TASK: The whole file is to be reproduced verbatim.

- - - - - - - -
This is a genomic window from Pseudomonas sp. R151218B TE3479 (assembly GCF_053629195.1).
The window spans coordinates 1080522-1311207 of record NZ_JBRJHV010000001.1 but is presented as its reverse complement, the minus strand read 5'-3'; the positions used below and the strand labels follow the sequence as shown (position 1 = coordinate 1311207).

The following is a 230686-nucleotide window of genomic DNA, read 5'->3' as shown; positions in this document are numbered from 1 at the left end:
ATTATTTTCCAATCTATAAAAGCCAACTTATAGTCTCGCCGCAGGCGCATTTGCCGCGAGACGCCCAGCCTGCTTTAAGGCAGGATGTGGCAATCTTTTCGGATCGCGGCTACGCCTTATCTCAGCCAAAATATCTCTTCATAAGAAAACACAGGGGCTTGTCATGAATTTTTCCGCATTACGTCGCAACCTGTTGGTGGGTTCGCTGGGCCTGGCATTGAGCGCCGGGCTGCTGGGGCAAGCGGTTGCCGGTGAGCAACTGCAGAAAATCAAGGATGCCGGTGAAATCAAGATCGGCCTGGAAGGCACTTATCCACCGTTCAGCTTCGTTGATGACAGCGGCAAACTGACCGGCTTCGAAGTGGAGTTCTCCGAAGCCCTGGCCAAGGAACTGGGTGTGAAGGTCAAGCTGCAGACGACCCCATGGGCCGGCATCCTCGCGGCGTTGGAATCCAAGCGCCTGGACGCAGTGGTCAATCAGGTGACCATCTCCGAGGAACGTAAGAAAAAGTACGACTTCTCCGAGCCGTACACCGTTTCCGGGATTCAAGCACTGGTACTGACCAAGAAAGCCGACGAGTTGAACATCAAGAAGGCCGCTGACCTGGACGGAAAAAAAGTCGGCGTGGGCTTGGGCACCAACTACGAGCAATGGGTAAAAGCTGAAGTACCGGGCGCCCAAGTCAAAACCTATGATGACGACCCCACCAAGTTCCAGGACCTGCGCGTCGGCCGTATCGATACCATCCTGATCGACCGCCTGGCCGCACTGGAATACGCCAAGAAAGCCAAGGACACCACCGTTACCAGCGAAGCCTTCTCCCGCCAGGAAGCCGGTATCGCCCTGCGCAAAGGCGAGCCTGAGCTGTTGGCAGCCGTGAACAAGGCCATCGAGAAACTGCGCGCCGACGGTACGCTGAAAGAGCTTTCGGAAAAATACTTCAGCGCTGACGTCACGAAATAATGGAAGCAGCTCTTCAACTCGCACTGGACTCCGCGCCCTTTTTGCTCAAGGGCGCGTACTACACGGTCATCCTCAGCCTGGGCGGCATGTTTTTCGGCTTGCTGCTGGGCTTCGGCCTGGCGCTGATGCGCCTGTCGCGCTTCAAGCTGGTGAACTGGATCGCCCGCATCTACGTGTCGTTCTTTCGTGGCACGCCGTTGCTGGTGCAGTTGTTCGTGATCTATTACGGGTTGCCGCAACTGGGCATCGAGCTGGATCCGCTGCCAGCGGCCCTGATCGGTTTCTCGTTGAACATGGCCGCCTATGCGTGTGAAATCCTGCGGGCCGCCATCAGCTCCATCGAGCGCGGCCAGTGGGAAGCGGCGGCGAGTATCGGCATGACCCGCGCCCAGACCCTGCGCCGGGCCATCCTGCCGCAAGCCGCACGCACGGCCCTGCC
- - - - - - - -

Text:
This is a genomic window from Pseudomonas sp. R151218B TE3479 (assembly GCF_053629195.1).
The window spans coordinates 1080522-1311207 of record NZ_JBRJHV010000001.1 but is presented as its reverse complement, the minus strand read 5'-3'; the positions used below and the strand labels follow the sequence as shown (position 1 = coordinate 1311207).

The following is a 230686-nucleotide window of genomic DNA, read 5'->3' as shown; positions in this document are numbered from 1 at the left end:
ATTATTTTCCAATCTATAAAAGCCAACTTATAGTCTCGCCGCAGGCGCATTTGCCGCGAGACGCCCAGCCTGCTTTAAGGCAGGATGTGGCAATCTTTTCGGATCGCGGCTACGCCTTATCTCAGCCAAAATATCTCTTCATAAGAAAACACAGGGGCTTGTCATGAATTTTTCCGCATTACGTCGCAACCTGTTGGTGGGTTCGCTGGGCCTGGCATTGAGCGCCGGGCTGCTGGGGCAAGCGGTTGCCGGTGAGCAACTGCAGAAAATCAAGGATGCCGGTGAAATCAAGATCGGCCTGGAAGGCACTTATCCACCGTTCAGCTTCGTTGATGACAGCGGCAAACTGACCGGCTTCGAAGTGGAGTTCTCCGAAGCCCTGGCCAAGGAACTGGGTGTGAAGGTCAAGCTGCAGACGACCCCATGGGCCGGCATCCTCGCGGCGTTGGAATCCAAGCGCCTGGACGCAGTGGTCAATCAGGTGACCATCTCCGAGGAACGTAAGAAAAAGTACGACTTCTCCGAGCCGTACACCGTTTCCGGGATTCAAGCACTGGTACTGACCAAGAAAGCCGACGAGTTGAACATCAAGAAGGCCGCTGACCTGGACGGAAAAAAAGTCGGCGTGGGCTTGGGCACCAACTACGAGCAATGGGTAAAAGCTGAAGTACCGGGCGCCCAAGTCAAAACCTATGATGACGACCCCACCAAGTTCCAGGACCTGCGCGTCGGCCGTATCGATACCATCCTGATCGACCGCCTGGCCGCACTGGAATACGCCAAGAAAGCCAAGGACACCACCGTTACCAGCGAAGCCTTCTCCCGCCAGGAAGCCGGTATCGCCCTGCGCAAAGGCGAGCCTGAGCTGTTGGCAGCCGTGAACAAGGCCATCGAGAAACTGCGCGCCGACGGTACGCTGAAAGAGCTTTCGGAAAAATACTTCAGCGCTGACGTCACGAAATAATGGAAGCAGCTCTTCAACTCGCACTGGACTCCGCGCCCTTTTTGCTCAAGGGCGCGTACTACACGGTCATCCTCAGCCTGGGCGGCATGTTTTTCGGCTTGCTGCTGGGCTTCGGCCTGGCGCTGATGCGCCTGTCGCGCTTCAAGCTGGTGAACTGGATCGCCCGCATCTACGTGTCGTTCTTTCGTGGCACGCCGTTGCTGGTGCAGTTGTTCGTGATCTATTACGGGTTGCCGCAACTGGGCATCGAGCTGGATCCGCTGCCAGCGGCCCTGATCGGTTTCTCGTTGAACATGGCCGCCTATGCGTGTGAAATCCTGCGGGCCGCCATCAGCTCCATCGAGCGCGGCCAGTGGGAAGCGGCGGCGAGTATCGGCATGACCCGCGCCCAGACCCTGCGCCGGGCCATCCTGCCGCAAGCCGCACGCACGGCCCTGCC